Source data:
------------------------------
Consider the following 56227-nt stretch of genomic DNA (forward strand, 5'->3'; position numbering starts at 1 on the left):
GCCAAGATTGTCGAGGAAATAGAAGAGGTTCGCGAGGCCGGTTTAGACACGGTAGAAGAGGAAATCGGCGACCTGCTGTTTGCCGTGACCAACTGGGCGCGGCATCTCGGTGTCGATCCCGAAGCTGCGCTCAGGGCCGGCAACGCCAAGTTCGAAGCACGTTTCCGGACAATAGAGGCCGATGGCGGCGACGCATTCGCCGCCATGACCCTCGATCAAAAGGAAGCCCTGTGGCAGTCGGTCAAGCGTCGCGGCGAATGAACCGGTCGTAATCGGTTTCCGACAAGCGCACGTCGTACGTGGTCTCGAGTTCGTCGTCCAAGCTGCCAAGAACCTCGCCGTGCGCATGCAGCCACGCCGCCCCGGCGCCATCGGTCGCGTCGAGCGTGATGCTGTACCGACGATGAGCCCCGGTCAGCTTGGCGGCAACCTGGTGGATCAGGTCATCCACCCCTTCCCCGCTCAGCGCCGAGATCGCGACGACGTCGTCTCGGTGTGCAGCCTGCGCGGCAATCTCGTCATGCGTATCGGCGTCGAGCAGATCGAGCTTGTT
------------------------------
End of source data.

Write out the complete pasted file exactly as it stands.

Consider the following 56227-nt stretch of genomic DNA (forward strand, 5'->3'; position numbering starts at 1 on the left):
GCCAAGATTGTCGAGGAAATAGAAGAGGTTCGCGAGGCCGGTTTAGACACGGTAGAAGAGGAAATCGGCGACCTGCTGTTTGCCGTGACCAACTGGGCGCGGCATCTCGGTGTCGATCCCGAAGCTGCGCTCAGGGCCGGCAACGCCAAGTTCGAAGCACGTTTCCGGACAATAGAGGCCGATGGCGGCGACGCATTCGCCGCCATGACCCTCGATCAAAAGGAAGCCCTGTGGCAGTCGGTCAAGCGTCGCGGCGAATGAACCGGTCGTAATCGGTTTCCGACAAGCGCACGTCGTACGTGGTCTCGAGTTCGTCGTCCAAGCTGCCAAGAACCTCGCCGTGCGCATGCAGCCACGCCGCCCCGGCGCCATCGGTCGCGTCGAGCGTGATGCTGTACCGACGATGAGCCCCGGTCAGCTTGGCGGCAACCTGGTGGATCAGGTCATCCACCCCTTCCCCGCTCAGCGCCGAGATCGCGACGACGTCGTCTCGGTGTGCAGCCTGCGCGGCAATCTCGTCATGCGTATCGGCGTCGAGCAGATCGAGCTTGTT